Louise of Sweden (1851–1926)
Louise of Sweden (1851–1926)
Queen of Denmark. Name variations: Louisa of Sweden; Louise Bernadotte; Louise Josephine Eugenie Bernadotte. Born on October 31, 1851, in Stockholm, Sweden; died on March 20, 1926, in Amalienborg; daughter of Louise of the Netherlands (1828–1878) and Charles XV (1826–1872), king of Sweden and Norway (r. 1859–1872); married Frederick VIII (1843–1912), duke of Schleswig-Holstein-Sonderburg-Augustenburg (r. 1869–1880), king of Denmark (r. 1906–1912); children: Christian X (1870–1947), king of Denmark (r. 1912–1947); Charles or Carl (1872–1957), became Haakon VII, king of Norway (r. 1905–1957); Louise Caroline (1875–1906); Harald (b. 1876); Ingeborg of Denmark (1878–1958); Thyra of Denmark (1880–1945); Dagmar Louise Elizabeth (1890–1961, who married Jörgen de Castenskiold, chamberlain at court).
"Louise of Sweden (1851–1926)." Women in World History: A Biographical Encyclopedia. . Encyclopedia.com. (February 20, 2019). https://www.encyclopedia.com/women/encyclopedias-almanacs-transcripts-and-maps/louise-sweden-1851-1926
"Louise of Sweden (1851–1926)." Women in World History: A Biographical Encyclopedia. . Retrieved February 20, 2019 from Encyclopedia.com: https://www.encyclopedia.com/women/encyclopedias-almanacs-transcripts-and-maps/louise-sweden-1851-1926
Encyclopedia.com gives you the ability to cite reference entries and articles according to common styles from the Modern Language Association (MLA), The Chicago Manual of Style, and the American Psychological Association (APA).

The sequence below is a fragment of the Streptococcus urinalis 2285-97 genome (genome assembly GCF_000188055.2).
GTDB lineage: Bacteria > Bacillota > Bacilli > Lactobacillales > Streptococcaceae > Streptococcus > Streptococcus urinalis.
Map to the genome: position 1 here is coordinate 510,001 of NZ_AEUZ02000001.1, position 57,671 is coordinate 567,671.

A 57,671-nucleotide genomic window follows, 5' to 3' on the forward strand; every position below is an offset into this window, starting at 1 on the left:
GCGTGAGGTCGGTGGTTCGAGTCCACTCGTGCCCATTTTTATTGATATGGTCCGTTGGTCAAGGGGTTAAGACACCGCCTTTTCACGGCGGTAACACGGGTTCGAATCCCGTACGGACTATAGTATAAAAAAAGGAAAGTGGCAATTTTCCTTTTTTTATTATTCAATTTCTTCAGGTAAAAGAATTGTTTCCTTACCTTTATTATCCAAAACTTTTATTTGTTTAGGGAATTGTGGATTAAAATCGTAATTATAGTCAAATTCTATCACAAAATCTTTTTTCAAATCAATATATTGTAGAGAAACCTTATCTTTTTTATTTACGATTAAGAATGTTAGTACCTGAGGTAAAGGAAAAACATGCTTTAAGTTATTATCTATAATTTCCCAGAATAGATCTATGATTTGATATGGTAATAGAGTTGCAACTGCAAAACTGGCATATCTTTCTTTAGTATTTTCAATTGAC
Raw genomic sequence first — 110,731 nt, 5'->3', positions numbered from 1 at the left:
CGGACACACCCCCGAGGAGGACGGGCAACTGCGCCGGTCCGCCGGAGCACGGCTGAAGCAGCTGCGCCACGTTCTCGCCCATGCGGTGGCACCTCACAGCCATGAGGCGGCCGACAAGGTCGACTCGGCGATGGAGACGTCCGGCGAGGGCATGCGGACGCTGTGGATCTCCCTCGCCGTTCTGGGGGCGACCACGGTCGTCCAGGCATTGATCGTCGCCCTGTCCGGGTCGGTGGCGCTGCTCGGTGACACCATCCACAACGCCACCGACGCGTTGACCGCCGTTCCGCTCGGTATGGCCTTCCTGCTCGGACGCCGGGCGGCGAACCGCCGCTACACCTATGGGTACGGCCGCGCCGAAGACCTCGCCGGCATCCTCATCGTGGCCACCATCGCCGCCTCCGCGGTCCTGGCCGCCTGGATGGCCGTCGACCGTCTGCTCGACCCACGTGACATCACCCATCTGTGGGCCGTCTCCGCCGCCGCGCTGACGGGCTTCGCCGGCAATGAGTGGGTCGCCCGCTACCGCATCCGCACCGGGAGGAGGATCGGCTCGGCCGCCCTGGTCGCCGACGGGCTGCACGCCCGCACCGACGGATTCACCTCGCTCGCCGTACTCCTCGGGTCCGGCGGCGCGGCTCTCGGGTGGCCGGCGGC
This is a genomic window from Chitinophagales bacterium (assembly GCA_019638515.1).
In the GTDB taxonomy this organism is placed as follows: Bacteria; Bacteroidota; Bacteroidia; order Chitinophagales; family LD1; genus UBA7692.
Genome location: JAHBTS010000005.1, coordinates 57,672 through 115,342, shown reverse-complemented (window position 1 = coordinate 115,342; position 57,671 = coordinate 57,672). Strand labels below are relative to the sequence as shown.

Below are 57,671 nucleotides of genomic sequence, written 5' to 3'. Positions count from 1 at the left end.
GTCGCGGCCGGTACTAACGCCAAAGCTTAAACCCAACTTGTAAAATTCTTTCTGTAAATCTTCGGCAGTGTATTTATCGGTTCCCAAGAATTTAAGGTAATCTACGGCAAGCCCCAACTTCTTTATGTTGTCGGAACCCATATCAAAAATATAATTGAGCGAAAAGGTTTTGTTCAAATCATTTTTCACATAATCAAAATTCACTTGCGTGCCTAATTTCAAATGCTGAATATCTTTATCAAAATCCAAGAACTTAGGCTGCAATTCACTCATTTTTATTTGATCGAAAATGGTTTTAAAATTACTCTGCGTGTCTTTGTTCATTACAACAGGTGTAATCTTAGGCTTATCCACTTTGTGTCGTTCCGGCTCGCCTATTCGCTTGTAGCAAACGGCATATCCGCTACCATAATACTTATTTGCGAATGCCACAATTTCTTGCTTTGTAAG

Within the “Cite this article” tool, pick a style to see how all available information looks when formatted according to that style. Then, copy and paste the text into your bibliography or works cited list.
Because each style has its own formatting nuances that evolve over time and not all information is available for every reference entry or article, Encyclopedia.com cannot guarantee each citation it generates. Therefore, it’s best to use Encyclopedia.com citations as a starting point before checking the style against your school or publication’s requirements and the most-recent information available at these sites:
Modern Language Association
The Chicago Manual of Style
American Psychological Association
- Most online reference entries and articles do not have page numbers. Therefore, that information is unavailable for most Encyclopedia.com content. However, the date of retrieval is often important. Refer to each style’s convention regarding the best way to format page numbers and retrieval dates.
- In addition to the MLA, Chicago, and APA styles, your school, university, publication, or institution may have its own requirements for citations. Therefore, be sure to refer to those guidelines when editing your bibliography or works cited list.